Canada entices entrepreneurs to make themselves at home

The Canadian government has launched a new startup program that promises successful companies permanent residencies in return for creating innovative businesses.
Written by Michael Lee, Contributor on

Canada has launched a startup program that it hopes will attract the world's best entrepreneurs and encourage them to make the country its home, in more than the metaphorical sense.

The country's Start-Up Visa Program is billed by the Canadian government as the first of its kind in the world, as it not only provides entrepreneurs with the requisite local connections in the form of business partners, but also permanent residency should they meet certain requirements.

Citizenship and Immigration Canada (CIC) is currently working with two local startup communities: Canada's Venture Capital and Private Equity Association, and the National Angel Capital Organization. These two organisations will recommend to CIC which startups should be eligible for the program in the form of a letter of support. The Canadian Association of Business Incubation is also slated to join the program.

There are a number of additional requirements that applicants will have to pass. These are proving the applicant can communicate in English or French to a minimum level, has completed at least one year of post-secondary education and held that study in good standing for at least one year, and has sufficient funds to support themselves and their dependants after arriving in Canada.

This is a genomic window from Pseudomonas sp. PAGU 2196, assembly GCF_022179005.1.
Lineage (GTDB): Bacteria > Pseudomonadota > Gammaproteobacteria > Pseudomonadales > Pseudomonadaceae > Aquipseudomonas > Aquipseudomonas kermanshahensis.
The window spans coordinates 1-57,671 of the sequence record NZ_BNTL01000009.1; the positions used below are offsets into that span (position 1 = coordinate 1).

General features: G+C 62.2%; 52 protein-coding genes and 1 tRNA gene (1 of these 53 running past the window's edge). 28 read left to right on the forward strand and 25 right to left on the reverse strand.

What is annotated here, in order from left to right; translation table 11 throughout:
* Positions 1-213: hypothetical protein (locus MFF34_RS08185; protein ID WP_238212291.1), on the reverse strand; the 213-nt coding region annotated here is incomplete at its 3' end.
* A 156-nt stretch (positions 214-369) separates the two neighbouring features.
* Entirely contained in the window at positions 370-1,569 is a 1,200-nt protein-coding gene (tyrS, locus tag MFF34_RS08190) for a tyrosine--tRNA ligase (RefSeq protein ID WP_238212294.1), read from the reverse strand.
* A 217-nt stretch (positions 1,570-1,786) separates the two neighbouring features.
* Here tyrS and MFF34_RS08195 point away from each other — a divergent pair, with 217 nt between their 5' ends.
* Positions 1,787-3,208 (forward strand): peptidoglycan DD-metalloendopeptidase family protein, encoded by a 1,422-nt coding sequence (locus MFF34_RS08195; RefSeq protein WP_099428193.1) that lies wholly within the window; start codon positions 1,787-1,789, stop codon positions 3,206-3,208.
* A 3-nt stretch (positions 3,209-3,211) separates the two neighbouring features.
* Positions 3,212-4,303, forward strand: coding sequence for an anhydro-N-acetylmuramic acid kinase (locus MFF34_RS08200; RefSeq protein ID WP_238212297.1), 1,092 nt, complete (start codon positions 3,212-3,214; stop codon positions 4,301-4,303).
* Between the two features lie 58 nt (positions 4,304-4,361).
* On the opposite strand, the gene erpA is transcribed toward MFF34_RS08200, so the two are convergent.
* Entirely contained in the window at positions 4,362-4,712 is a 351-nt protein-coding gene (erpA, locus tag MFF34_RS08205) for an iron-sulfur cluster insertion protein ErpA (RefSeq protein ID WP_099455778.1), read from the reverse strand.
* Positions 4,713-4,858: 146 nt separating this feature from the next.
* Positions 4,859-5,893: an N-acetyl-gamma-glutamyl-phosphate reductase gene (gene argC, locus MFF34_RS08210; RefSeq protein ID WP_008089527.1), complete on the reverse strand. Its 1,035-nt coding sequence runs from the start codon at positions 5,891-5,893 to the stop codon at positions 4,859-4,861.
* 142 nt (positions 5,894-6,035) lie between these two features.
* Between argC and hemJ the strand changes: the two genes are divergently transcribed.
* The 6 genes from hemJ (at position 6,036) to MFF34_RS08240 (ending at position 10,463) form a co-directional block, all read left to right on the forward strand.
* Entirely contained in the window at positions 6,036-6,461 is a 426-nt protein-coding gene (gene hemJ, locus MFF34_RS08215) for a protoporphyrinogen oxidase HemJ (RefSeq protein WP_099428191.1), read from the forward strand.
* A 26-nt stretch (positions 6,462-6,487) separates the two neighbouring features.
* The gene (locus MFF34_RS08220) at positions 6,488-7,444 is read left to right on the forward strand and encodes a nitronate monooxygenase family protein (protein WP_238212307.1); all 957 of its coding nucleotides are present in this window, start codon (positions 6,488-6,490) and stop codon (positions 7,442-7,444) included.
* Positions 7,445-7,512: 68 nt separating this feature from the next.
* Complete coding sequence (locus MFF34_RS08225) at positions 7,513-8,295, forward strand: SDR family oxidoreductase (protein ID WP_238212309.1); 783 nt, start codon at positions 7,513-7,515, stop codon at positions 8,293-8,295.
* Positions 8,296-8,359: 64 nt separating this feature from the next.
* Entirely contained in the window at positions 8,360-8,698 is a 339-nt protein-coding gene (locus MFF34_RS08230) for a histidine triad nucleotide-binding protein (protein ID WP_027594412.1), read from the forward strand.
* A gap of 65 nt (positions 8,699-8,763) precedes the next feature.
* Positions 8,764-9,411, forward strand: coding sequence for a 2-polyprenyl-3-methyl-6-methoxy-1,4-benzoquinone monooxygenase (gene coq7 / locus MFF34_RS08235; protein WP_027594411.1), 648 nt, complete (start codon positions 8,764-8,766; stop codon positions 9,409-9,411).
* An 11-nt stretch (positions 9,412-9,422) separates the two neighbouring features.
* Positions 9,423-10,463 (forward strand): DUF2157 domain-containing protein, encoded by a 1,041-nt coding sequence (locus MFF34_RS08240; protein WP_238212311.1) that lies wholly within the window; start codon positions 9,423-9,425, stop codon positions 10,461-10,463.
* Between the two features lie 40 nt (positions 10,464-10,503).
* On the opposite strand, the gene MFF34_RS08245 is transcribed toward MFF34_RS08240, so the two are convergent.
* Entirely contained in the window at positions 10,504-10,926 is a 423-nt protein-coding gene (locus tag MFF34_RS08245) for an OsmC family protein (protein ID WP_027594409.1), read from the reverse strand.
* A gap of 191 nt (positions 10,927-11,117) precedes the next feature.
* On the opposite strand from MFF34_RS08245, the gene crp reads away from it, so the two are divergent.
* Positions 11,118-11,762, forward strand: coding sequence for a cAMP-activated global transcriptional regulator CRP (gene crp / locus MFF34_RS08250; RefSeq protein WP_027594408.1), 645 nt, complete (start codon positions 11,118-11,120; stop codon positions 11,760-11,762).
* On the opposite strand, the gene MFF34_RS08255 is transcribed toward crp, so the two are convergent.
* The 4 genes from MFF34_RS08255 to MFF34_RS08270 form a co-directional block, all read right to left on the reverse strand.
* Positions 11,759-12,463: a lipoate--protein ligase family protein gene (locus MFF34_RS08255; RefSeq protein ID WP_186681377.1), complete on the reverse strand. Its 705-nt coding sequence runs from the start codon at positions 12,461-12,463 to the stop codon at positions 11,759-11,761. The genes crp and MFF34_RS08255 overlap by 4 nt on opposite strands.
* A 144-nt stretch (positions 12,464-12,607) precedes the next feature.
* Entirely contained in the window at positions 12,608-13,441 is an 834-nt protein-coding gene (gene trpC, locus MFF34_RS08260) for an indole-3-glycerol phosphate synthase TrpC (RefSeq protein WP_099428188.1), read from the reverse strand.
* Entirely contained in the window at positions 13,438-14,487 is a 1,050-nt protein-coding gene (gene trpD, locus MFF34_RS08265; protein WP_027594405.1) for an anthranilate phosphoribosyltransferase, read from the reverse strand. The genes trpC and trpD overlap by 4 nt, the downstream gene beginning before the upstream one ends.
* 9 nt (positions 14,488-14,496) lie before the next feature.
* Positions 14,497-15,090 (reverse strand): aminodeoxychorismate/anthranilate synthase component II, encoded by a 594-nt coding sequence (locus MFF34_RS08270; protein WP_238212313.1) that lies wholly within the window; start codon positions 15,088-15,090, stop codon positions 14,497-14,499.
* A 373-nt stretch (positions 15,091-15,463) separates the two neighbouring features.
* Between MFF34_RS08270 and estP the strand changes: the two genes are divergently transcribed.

Previously, encouraging entrepreneurs to settle in Canada was achieved through its Federal Entrepreneur Program (FEP). However, the program, which was launched in the 1970s, was not achieving its goals.

The criteria for eligibility were quite basic, such as minimum net worth and business experience, and entrepreneurs only had to create a single new job within three years to be granted permanent residency. This attracted businesses that were the wrong fit for investors, and ultimately resulted in a freeze to the program in July 2011.

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